I'm Sarah with an "h" and like most Sarahs, I have spent my life specifying to people that I have an "h" in my name. About 5% of the time, when I say, "Sarah with an 'h'," the "h" ends up in a weird place like Shara or Sahra.
One time, in fourth grade, we were studying Egypt and our teacher, Mrs. Peterson, wrote on the board that we were going to watch a movie called "Secrets of the Sarah." Of course, she meant "Sahara," but I had a new nickname that lasted for at least a week. I remember that movie, too, it was about the Aswan High Dam and how they moved the Temple of Abu Simbel to keep it from being destroyed when they dammed the Nile. I didn't really like having that nickname, but I have been fascinated with Egypt ever since so it was somewhat apropos.
My disjointed rambling about my name is probably not the stuff you wanted to learn about me by clicking over to this page. You're probably wondering about how and where I learned to craft, and what my influences were. So, let me start again.
I was born and raised in a suburb of Minneapolis. I was very lucky to have one set of grandparents who had a cabin in the north woods, and another set with a farm on the southern plains. I got the best of all three worlds--the city, the forest and the country. Despite my fond memories of growing up in Minnesota, I never developed a love for winter or mosquitoes. Consequently, after living in Paris for a year, I settled in Phoenix's East Valley about 15 years ago. I still see the occasional mosquito, but I've yet to run across a snowdrift or wind chill warning in my adopted home.
As a little girl, I had a wonderful toy that my mom carried with us everywhere in a large baggie closed with a twisty-tie. It was a blue plastic pegboard with tiles that came in different shapes and colors. You used the tiles to make pictures on the pegboard. I also loved a series of coloring books called "Altair Designs." They were filled with geometric designs that I spent hours and hours coloring in with markers, crayons, colored pencils, and my precious box of oil pastels. I realize now that what I was doing then was creating quilts on paper. More on quilting later.
I was born in 1965. My aesthetic runs toward midcentury design which is very much a result of having grown up with it. I see things from that time and I am immediately transported back to my childhood. A Danish modern sofa takes me to my Little Grandma's living room. I spot a Redwing Pottery bowl at a thrift store and I'm instantly back in the kitchen at the cabin where pancake batter is being made for Sunday breakfast. It's my way of time traveling.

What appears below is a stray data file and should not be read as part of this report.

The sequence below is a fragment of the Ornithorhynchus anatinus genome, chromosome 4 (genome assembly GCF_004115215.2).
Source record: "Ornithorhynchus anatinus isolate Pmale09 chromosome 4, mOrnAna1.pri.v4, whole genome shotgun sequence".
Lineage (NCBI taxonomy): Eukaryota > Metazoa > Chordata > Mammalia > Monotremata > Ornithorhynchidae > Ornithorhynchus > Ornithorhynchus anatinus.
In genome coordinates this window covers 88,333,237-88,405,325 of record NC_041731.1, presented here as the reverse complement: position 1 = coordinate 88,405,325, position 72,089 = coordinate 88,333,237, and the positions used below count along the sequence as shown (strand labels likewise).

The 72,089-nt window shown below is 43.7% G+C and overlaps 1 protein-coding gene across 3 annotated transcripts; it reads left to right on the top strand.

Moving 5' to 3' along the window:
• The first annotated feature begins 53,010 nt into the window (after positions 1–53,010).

I grew up with a creative influence in my mother, Ruthann. She taught me to embroider, needlepoint, and sew my first garment (you'll find that story here). She was and is a talented painter, and an accomplished needlepointer. I took more to embroidery, cross-stitching, and sewing, at least when I was young. At age eight, my mom's business partner Mary taught me to crochet. When I was 12, I learned to knit in my home ec class. It was then that I became the obsessed crafter I am today.
Once I learned to knit, every other creative outlet went by the way side. All I wanted to do was knit. I even taught myself to read while knitting so I could knit while I did my homework. About ten years ago, I had a job that caused me to travel internationally. Those long flights were spent knitting mittens. One year, I produced about 50 pairs of mittens, and sent them in a giant box to my friends and relatives in Minnesota. Everyone picked whatever they wanted and everyone--male or female, young or old--loved that gift.
In 2000, I decided I needed a new creative challenge. I signed up for a beginning quilting class at a local quilt store. Within months, the obsession I felt for knitting began to look like nothing more than a passing fancy. I went crazy for quilting! This was me and my blue plastic pegboard and Altair Design coloring books, only older and with an income of my own to spend.
Now, ten years later, I have devoted two of the three bedrooms in my house to my creative endeavors. At least 25% of the rest of my house is cluttered with projects and supplies, as well. At this moment in my house, Christmas crafts are taking up parts of the dining room and TV room. The garage is being used to strip furniture. I have a painting/decoupage project set up in my bedroom. The TV room has two knitting projects and an appliqued quilt project. In the two rooms intended specifically for creative stuff, I have even more projects going on. I am proud to declare that at my house, you can find a good quality, sharp scissors within 5 feet of any place you can sit down... even the bathroom!
I have one other obsession and that is thrift stores. Some people are lucky in love, some with money, others with opportunity. Myself? I have incredible thrifting mojo. My home is a veritable museum of thrifted treasures. "Museum." That is the world that everyone uses. My house is a museum; a window to the past. A time machine.
I love doing this blog because it helps me stretch myself creatively. It gives me a reason and inspiration to try new techniques, new products, and new ideas. It makes me look at everything I see with a discerning eye. Do I like this thing? Why or why not? What's the potential of this thing? Can I turn it into something else? Can I give it a new life and a new purpose?
Sara is the one who has pushed for us to partner on a blog. She was right. Our complementary styles and personalities work well together. So here we are. I'm Sarah with an "h" and I'm pleased to make your acquaintance. Now go get your craft on!Pin It